Although DevOps is still fairly new in the enterprise space, it has already proven to be a powerful solution for improving performance, agility, and productivity for teams and organizations. However, it is still firmly entrenched in the inflated expectations phase of the hype cycle. Big business is simultaneously leery of making a commitment to DevOps, and expecting more from the transition than is feasible over the short term. What’s the reality an organization can really expect as they make the change to a DevOps way of doing IT?
DevOps is no overnight fix
As a DevOps consulting firm to the Fortune 100 crowd, Newt Global aims to make DevOps out of the box a reality for large organizations. To make that happen, they have to know what the phases of implementation really look like—and have the ability to manage client expectations. Venkatnadhan Thirunalai, DevOps Practice Leader at Newt Global, spoke about the typical journey at DOES 2016 in San Francisco. He said it is not unusual for enterprises to get a little ahead of themselves.
“They want to do everything fast. They implement a lot of automation. Very soon, they realize that automation is not good enough. They need to bring in engineering practices. They want to Dockerize, to orchestrate the builds. They want to do data visualization.” The point when the client realizes that DevOps is more than automation is when they graduate from infancy and enter what Venkatnadhan calls, Zone Two. That’s when they may see gains but also face another round of disillusionment.
Faster and better is not enough
“When they scale up the applications, they see, ‘Hey, we are doing stuff fast and having the practices, but we are not getting the business benefit.’ Then they graduate to Zone Three.” This is where DevOps becomes more refined and several fundamental shifts may occur. The easy wins of better tooling and even cultural shifts and engineering practices can’t take the client over the finish line. They must be ready to dig in and make some more fundamental changes to their application portfolio and infrastructure.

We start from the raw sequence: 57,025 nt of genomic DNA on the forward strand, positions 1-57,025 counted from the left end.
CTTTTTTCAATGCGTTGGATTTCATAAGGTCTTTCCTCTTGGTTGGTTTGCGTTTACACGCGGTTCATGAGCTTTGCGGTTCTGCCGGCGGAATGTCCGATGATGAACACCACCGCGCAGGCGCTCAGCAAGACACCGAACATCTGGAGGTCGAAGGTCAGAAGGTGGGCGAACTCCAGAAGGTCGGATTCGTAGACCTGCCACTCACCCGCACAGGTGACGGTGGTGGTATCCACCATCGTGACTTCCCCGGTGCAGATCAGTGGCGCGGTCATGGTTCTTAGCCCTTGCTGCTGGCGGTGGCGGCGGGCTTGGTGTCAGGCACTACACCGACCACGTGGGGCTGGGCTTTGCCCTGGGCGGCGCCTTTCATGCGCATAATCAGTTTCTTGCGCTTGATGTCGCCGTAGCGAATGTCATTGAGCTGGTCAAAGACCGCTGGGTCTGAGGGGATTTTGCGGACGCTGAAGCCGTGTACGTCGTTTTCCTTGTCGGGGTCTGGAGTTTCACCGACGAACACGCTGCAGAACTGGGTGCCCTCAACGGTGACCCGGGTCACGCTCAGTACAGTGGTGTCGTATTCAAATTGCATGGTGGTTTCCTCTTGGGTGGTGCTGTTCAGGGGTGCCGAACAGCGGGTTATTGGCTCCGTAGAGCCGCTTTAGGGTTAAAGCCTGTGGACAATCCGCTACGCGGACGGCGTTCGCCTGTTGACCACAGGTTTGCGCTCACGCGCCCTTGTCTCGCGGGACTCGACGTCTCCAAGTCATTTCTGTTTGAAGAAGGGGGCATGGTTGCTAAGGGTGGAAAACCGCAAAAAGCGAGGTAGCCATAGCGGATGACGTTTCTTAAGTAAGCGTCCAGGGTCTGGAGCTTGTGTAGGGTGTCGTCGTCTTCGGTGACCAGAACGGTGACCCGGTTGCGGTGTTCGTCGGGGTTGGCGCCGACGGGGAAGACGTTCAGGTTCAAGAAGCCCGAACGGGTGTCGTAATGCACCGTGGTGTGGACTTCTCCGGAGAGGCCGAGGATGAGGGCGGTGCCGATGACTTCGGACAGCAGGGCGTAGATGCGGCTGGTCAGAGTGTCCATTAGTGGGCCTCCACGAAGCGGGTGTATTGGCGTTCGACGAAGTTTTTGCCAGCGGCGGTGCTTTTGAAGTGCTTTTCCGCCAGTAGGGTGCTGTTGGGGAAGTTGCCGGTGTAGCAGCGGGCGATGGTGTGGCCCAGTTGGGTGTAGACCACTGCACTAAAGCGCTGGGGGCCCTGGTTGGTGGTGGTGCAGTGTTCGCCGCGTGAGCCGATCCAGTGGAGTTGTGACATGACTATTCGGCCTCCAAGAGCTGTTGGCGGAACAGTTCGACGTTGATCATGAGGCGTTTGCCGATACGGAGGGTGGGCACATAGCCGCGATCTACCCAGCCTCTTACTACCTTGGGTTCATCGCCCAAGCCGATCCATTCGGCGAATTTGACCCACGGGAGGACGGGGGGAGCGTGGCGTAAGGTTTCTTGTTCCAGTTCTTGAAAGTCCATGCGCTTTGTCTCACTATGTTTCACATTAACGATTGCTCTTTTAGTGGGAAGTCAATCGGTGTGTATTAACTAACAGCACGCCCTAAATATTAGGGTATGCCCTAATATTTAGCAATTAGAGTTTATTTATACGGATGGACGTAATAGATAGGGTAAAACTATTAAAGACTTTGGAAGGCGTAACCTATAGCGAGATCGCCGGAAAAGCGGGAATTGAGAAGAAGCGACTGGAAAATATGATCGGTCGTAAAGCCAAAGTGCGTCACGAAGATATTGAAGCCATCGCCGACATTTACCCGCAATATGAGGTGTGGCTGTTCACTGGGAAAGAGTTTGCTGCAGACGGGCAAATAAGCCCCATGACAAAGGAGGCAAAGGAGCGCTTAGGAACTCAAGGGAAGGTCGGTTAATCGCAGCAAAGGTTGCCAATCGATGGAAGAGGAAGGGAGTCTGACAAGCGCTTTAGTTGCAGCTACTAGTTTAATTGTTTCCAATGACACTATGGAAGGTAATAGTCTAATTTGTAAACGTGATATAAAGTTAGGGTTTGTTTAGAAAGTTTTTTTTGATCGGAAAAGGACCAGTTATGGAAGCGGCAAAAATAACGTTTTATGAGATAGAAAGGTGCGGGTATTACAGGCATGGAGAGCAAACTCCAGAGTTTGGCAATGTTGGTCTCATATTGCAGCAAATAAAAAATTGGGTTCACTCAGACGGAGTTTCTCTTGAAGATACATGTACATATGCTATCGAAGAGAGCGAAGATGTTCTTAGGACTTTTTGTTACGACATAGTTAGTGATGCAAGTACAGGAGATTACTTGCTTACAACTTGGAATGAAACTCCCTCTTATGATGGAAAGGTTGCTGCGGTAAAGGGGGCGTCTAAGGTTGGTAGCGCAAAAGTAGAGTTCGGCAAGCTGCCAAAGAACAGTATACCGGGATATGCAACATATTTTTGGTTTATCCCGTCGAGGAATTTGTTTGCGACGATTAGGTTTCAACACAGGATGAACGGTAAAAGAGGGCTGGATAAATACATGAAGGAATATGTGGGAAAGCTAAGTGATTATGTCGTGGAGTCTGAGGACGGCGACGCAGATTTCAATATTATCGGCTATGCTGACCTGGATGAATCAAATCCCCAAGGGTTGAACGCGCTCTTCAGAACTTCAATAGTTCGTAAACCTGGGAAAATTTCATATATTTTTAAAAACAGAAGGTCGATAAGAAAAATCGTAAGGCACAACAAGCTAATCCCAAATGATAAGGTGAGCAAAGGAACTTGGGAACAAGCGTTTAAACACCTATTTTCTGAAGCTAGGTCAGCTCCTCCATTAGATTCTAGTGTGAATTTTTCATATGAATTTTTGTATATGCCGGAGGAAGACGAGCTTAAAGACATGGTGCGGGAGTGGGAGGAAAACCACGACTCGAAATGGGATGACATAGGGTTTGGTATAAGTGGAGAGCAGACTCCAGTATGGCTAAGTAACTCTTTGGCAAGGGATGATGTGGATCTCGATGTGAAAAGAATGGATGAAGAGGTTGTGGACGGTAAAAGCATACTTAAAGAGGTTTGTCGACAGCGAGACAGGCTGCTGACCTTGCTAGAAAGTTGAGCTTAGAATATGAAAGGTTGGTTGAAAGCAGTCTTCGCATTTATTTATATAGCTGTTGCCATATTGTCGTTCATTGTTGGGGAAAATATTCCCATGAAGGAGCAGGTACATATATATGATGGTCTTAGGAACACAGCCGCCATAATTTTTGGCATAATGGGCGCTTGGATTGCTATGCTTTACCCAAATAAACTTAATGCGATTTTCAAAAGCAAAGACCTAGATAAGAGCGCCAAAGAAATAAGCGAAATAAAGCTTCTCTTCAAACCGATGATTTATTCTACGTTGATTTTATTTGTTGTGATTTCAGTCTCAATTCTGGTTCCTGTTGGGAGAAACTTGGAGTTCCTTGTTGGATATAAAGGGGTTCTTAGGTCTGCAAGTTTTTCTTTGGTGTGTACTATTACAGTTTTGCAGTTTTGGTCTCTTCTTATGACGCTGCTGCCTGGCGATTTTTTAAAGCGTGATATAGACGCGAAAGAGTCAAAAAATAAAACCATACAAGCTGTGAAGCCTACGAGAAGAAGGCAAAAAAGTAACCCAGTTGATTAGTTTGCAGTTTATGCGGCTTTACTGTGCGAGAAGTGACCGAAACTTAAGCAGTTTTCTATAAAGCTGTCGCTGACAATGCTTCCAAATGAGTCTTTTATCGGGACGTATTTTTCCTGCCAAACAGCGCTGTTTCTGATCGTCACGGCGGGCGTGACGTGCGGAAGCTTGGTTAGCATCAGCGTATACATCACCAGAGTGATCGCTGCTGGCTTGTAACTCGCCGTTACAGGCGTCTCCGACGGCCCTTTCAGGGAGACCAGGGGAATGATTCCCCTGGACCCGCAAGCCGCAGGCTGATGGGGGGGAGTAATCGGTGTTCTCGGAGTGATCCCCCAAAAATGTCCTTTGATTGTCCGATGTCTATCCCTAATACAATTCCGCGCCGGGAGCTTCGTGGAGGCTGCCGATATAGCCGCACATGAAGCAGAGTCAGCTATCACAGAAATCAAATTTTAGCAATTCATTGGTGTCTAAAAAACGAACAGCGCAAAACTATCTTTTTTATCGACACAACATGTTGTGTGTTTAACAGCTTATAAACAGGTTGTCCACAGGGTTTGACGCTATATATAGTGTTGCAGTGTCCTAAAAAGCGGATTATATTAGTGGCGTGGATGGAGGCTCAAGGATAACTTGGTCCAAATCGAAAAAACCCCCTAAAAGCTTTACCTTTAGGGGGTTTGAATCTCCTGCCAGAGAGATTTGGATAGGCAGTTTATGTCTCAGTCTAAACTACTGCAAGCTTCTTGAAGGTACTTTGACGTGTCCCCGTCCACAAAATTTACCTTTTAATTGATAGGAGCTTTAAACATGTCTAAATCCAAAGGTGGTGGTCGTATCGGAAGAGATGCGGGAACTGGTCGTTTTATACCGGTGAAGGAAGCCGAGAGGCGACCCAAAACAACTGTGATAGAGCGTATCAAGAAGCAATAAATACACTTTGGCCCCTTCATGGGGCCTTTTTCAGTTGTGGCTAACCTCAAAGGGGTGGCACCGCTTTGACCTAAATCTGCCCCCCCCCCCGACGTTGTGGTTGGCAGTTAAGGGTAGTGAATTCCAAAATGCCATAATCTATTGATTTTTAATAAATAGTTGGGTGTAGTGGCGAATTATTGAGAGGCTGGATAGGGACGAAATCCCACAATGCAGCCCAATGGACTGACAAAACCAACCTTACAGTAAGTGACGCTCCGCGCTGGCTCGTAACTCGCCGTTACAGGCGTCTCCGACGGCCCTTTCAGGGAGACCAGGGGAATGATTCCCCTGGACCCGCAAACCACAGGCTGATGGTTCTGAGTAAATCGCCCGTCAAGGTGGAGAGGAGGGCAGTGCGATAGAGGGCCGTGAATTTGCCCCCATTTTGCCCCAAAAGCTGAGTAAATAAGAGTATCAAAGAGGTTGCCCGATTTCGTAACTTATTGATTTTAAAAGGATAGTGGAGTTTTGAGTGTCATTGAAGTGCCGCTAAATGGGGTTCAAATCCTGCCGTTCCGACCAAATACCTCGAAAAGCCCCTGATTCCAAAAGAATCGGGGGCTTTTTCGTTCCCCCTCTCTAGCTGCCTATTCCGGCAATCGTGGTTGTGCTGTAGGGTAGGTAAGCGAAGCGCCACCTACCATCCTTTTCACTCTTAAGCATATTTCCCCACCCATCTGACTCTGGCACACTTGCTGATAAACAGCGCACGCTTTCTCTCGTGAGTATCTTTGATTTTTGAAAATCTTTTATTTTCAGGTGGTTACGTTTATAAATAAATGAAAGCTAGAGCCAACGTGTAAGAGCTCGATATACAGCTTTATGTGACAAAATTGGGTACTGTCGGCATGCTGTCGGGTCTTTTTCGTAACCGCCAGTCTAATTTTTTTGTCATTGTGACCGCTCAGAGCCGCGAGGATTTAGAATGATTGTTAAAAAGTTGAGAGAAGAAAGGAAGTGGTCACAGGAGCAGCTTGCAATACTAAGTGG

“They decide to rearchitect the applications for the cloud and microservices, container orchestration, and so on.” Such changes can entail making a substantial investment of time, money, training, and other resources to allow an organization to fully leverage DevOps. But it’s the phase when it all begins to pay off. In Zone Three, “That’s when they start getting the real agility and benefits of DevOps.”
Phasing in DevOps should start with the long term outcome in mind
Large scale organizations are already using a roadmap to understand the importance of a phased transition for the cloud. Now, Newt Global and similar consulting firms are attempting to provide the same clarity and guidance for enterprise DevOps. A more considered approach may well be the key to preventing the backlash that seems inevitable from big businesses that try and seem to fail at DevOps. Perhaps, in many cases, they didn’t fail—they just gave up too soon.
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